Recently Hannah and I were talking with our daughter Molly and her husband Tip about dating and marrying. The question came up, Do you settle for good when fabulous is out there? Our discussion had me think back on my journey to fabulous.
Regularly two to three times per week, I read to my 91 year old friend Vin. It’s win/win for the two of us. He gets my full attention and my best theatrical reading; and I have meaningful conversations with a friend as well as just slow down enough to better understand what we read. Ironically, as a teacher of reading, I wasn’t much of a reader. In the 1950s I was taught with the look-see method of reading Dick and Jane at Radburn School in New Jersey. I never learned how to interact with the text: ask questions and make predictions and personal connections to what I was reading. I did learn how to answer comprehension questions at the end of the chapter and, by the way, to hate reading. I fear those who pray to the god of standardized testing are again teaching kids to loathe reading.
Earlier this year Vin and I read Ernest Hemingway’s The Sun Also Rises, a book I never even fake read in high school or college. Currently we are in the midst of John Grisham’s latest page turner, The Litigators.
Though we have just begun The Litigators, I already relate to the main character, David Zinc; a young corporate lawyer in Chicago who, after five years, has had enough of the exhausting, life sucking demands and emotional harassment at his 600-lawyer law firm; he eats breakfast, lunch, and often dinner in his cubicle of an office on the 93rd floor of a downtown high rise and has never been to court in the five years that he’s been there. And did I mention, he went to Harvard and makes $300K. One day, he says no mas, goes on a day-long bender, and soon finds himself at a two, now three person law firm where he makes $1000 per month.
And I total get David Zinc. Quitting? I have been there and done that.
As a teacher of some forty years, I took my first teaching job at Patrick Henry School in Anaheim, CA teaching social studies, science, and Spanish to a diverse group of Americans, be they Anglos, Chicanos, or Asians. Let me note that I had four years of high school French to prepare for my teaching of Spanish. With an East Coast childhood, my sweetheart (Hannah) in New York, and my college buddies in Arizona, I didn’t adjust well to my new situation; I was just so damn lonely. I didn’t have the social skills to make friends in southern California and just pined for what I didn’t have. Pretty pathetic.
So fourteen weeks after I started, I quit lock, stock, and barrel. I was gone by Christmas of my first year of teaching! Without the drunken excess transition of David Zinc, I returned to Tempe, AZ to hang out with my friends, took a job as bus boy from 11A-2P in Sahuaro Hall, a girls’ dorm at Arizona State University, and shared a $120/month efficiency at the Oasis Apartments with two college roommates. I was happier, much happier. I didn’t know it at the time, but I was on my way to fabulous by quitting what was not even good.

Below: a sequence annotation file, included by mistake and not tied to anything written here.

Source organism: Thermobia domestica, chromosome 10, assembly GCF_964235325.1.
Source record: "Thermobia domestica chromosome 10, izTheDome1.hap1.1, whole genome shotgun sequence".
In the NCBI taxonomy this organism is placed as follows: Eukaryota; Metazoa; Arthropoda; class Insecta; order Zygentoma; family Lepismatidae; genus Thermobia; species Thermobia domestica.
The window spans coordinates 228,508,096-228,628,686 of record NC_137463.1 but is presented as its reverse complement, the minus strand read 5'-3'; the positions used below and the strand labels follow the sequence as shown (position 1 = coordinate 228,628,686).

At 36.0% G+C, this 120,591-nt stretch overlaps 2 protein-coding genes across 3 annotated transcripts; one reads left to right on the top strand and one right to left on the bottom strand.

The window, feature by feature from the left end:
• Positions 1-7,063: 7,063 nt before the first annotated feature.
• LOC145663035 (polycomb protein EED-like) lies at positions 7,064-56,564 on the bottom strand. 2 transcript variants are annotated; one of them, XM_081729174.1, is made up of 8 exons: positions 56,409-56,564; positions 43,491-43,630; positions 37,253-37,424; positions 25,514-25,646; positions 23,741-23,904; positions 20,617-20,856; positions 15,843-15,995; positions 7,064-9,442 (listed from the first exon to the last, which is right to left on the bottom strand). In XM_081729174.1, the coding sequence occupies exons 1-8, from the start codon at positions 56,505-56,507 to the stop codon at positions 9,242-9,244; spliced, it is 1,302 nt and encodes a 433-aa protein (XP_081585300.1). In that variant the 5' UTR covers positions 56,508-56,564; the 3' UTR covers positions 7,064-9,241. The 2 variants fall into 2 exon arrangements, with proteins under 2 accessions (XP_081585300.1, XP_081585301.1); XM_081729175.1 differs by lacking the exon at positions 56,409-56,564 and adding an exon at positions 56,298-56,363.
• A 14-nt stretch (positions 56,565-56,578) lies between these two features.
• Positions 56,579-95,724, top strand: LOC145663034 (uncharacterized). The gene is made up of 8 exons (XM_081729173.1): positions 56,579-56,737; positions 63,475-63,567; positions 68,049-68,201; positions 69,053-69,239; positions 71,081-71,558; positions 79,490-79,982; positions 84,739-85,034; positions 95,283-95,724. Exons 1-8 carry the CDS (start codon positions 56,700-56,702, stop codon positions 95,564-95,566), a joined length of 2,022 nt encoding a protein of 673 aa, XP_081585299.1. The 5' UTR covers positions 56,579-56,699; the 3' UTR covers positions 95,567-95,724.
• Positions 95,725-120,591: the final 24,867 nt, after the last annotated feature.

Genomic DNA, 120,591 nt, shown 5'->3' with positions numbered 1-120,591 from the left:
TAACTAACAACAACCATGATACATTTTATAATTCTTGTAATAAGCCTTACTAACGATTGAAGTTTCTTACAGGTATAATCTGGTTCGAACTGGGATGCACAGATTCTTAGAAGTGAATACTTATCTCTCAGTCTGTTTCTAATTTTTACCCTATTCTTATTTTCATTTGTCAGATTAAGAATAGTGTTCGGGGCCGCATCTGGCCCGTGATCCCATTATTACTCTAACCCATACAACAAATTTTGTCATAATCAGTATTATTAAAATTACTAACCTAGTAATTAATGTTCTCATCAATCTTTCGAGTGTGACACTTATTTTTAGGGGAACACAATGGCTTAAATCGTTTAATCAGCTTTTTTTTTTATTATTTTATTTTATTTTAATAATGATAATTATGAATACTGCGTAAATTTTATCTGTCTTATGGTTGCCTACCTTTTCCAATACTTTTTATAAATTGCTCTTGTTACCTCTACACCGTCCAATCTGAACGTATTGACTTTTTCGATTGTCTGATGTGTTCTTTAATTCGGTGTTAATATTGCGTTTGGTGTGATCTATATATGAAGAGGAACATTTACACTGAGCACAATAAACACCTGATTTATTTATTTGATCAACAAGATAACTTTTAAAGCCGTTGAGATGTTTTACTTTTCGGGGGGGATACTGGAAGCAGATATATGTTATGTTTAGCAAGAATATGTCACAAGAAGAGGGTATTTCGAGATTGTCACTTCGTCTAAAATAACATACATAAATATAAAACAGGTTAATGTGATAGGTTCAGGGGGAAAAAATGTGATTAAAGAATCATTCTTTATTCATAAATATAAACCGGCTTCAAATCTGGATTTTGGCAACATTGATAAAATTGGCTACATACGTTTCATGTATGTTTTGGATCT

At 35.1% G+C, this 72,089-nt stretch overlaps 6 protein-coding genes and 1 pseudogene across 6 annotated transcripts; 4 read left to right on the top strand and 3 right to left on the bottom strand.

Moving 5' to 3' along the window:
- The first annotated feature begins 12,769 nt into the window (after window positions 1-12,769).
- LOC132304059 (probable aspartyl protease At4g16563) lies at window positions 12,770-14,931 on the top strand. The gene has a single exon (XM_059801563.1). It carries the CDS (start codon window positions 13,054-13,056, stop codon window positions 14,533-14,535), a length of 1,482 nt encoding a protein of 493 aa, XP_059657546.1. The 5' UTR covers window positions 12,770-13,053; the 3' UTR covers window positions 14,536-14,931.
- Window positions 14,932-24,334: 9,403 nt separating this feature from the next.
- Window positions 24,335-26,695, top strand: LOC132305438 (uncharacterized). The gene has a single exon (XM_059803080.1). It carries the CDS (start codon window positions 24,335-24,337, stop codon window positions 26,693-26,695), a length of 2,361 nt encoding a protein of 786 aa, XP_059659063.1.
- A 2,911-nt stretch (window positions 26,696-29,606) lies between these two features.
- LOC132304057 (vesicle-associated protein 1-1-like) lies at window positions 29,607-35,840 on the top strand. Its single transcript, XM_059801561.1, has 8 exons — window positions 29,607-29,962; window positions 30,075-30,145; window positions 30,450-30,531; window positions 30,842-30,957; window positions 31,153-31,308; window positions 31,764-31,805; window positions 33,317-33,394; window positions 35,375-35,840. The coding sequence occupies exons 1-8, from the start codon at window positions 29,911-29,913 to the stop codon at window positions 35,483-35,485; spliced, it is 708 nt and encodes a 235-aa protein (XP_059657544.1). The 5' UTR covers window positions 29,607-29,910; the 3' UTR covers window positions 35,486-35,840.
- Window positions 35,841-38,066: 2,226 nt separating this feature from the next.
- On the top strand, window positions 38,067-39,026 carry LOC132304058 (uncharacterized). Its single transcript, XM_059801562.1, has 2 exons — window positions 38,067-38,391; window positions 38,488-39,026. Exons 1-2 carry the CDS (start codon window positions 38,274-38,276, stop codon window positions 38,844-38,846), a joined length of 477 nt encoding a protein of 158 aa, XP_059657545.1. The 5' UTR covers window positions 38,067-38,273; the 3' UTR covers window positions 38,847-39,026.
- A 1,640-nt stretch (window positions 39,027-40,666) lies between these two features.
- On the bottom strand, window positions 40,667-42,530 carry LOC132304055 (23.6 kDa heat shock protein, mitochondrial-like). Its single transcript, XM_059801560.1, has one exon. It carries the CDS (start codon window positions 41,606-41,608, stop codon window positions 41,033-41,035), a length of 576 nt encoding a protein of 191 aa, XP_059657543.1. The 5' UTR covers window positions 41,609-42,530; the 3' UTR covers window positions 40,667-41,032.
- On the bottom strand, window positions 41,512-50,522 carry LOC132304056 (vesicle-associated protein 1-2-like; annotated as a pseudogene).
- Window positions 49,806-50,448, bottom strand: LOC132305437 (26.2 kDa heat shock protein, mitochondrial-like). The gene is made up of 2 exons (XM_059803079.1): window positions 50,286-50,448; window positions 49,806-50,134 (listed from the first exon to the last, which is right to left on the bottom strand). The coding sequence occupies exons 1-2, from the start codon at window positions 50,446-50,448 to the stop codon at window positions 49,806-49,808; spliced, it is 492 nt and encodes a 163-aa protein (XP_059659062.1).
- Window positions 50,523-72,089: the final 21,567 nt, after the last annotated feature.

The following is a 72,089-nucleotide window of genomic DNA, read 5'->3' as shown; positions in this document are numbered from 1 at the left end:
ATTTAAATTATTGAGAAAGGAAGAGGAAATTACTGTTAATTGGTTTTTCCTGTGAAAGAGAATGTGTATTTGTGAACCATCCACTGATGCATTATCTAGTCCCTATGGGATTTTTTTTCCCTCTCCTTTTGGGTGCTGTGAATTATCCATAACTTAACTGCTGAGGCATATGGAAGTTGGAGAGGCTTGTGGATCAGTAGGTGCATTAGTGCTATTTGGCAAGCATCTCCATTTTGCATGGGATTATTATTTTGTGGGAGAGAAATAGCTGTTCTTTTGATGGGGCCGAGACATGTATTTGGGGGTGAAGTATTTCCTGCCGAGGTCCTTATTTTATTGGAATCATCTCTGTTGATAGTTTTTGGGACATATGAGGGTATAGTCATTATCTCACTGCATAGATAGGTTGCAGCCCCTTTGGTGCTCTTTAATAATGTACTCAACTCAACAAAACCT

Something better was out there; I didn’t yet dare dream of fabulous; I was just looking for better. After seven years of teaching in the elementary classroom in Tempe, Arizona, it was becoming just a job so I quit. It was fine, students generally grooved on my teaching, but I wondered if there wasn’t something more. The seeds of fabulous were planted.
I just quit with a vague plan to get a Masters in Physical Education at Arizona State University. (Ah college in the early 1980s – the refuge for those unwilling to grow up. Read: Dan.) At loose ends after completing my degree, but needing a job to support our family of four (Molly and Robyn were recent additions), with Hannah I moved to New England seeking better, even though I had no job offer. I didn’t know it nor was able to articulate it, but fabulous was coming.
Still wanting better, I thought the transition to teaching middle schoolers might be what I was looking for. Well, it was better; I had teammates for collaboration, learned to teach writing, but soon felt isolated with colleagues whose professional goals were different than mine. Too many were enduring the kids and just getting through the day. My hopes of working in a collaborative school were dying.
At 48, I just couldn’t imagine working 14 more years in this same position just to get a pension; so I quit. But, the buds of fabulous were finally sprouting: I had a plan to teach teachers at the university. I hadn’t really dared to dream that, but twenty plus years in the classroom, pushed me to such a dream.
With Hannah working fulltime, I earned a PhD at the University of New Hampshire at 51, and then commuted 150 miles each way to my dream job on the faculty of the Department of Education at Eastern Connecticut State University in Willimantic, CT as an education professor of reading, writing, and student teaching. I had hit fabulous: I was teaching students who chose to be there, my schedule was varied and challenging, and I worked with some good folks.
So quitting led me to fabulous. I listened to the gnawing doubt over the years and slowly got to fabulous.
That said, fact is I had fabulous at 19. I met Hannah Kraai at the College of Wooster in Ohio. Career fabulous just took a little longer.